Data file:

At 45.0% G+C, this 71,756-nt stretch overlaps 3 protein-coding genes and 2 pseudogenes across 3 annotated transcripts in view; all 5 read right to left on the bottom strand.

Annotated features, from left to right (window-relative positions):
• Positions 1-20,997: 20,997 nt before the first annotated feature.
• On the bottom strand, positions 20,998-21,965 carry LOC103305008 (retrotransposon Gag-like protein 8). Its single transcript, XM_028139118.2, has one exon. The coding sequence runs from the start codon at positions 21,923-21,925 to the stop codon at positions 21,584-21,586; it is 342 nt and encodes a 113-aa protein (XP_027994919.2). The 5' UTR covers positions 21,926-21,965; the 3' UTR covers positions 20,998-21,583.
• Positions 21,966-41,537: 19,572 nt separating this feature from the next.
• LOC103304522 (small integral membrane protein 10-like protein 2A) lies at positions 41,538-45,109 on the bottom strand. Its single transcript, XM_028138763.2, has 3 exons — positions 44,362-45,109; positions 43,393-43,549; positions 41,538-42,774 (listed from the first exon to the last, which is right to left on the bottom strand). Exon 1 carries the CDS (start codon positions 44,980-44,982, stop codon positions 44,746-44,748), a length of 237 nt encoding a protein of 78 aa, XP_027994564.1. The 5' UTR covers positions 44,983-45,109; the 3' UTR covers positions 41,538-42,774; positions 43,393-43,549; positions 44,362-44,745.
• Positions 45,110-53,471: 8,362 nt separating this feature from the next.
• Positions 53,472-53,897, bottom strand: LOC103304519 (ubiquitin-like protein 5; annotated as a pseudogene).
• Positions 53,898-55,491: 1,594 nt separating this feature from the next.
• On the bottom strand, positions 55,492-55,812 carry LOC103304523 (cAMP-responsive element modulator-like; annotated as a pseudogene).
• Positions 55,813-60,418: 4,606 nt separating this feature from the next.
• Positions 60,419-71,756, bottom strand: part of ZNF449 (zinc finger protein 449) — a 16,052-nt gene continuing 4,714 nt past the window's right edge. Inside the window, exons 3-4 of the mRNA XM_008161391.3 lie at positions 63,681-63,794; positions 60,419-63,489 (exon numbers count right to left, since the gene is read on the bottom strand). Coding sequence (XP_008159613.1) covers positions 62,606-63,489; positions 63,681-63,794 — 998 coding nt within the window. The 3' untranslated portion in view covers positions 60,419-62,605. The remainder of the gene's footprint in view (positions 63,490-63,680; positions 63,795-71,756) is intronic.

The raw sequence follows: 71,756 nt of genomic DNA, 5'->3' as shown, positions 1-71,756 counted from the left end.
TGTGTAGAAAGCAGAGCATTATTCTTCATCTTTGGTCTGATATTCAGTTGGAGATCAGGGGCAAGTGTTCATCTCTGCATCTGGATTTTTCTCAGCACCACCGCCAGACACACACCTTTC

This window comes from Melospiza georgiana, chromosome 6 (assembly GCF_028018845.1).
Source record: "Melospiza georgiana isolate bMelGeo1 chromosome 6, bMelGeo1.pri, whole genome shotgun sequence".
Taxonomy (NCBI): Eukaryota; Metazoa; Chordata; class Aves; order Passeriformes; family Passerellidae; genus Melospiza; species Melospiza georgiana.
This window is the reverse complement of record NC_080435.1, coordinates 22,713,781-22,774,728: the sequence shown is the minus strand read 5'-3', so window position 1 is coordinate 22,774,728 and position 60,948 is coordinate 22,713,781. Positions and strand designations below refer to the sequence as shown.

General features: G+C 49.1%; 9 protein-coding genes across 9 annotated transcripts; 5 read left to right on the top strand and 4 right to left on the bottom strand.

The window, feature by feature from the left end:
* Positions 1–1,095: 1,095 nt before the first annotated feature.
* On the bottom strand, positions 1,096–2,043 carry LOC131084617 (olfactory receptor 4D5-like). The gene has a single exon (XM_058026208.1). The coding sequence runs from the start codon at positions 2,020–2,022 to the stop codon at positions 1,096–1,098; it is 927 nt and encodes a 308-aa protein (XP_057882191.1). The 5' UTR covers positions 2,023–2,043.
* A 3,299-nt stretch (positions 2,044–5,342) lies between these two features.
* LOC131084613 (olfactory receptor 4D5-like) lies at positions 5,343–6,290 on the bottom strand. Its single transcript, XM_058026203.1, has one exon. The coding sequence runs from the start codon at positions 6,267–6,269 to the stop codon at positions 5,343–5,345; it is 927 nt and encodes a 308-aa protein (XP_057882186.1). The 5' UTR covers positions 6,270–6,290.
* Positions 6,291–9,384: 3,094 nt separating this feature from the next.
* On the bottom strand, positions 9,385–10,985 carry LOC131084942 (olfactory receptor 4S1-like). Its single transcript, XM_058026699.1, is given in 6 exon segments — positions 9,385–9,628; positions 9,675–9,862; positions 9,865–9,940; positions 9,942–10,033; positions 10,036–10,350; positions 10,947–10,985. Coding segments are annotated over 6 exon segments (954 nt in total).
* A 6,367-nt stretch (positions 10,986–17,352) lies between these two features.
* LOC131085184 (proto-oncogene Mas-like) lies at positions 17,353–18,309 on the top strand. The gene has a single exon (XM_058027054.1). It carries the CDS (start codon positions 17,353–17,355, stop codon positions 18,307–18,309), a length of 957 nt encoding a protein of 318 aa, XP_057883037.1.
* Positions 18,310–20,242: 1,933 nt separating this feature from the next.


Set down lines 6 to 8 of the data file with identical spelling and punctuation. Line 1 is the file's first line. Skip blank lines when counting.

• LOC103304522 (small integral membrane protein 10-like protein 2A) lies at positions 41,538-45,109 on the bottom strand. Its single transcript, XM_028138763.2, has 3 exons — positions 44,362-45,109; positions 43,393-43,549; positions 41,538-42,774 (listed from the first exon to the last, which is right to left on the bottom strand). Exon 1 carries the CDS (start codon positions 44,980-44,982, stop codon positions 44,746-44,748), a length of 237 nt encoding a protein of 78 aa, XP_027994564.1. The 5' UTR covers positions 44,983-45,109; the 3' UTR covers positions 41,538-42,774; positions 43,393-43,549; positions 44,362-44,745.
• Positions 45,110-53,471: 8,362 nt separating this feature from the next.
• Positions 53,472-53,897, bottom strand: LOC103304519 (ubiquitin-like protein 5; annotated as a pseudogene).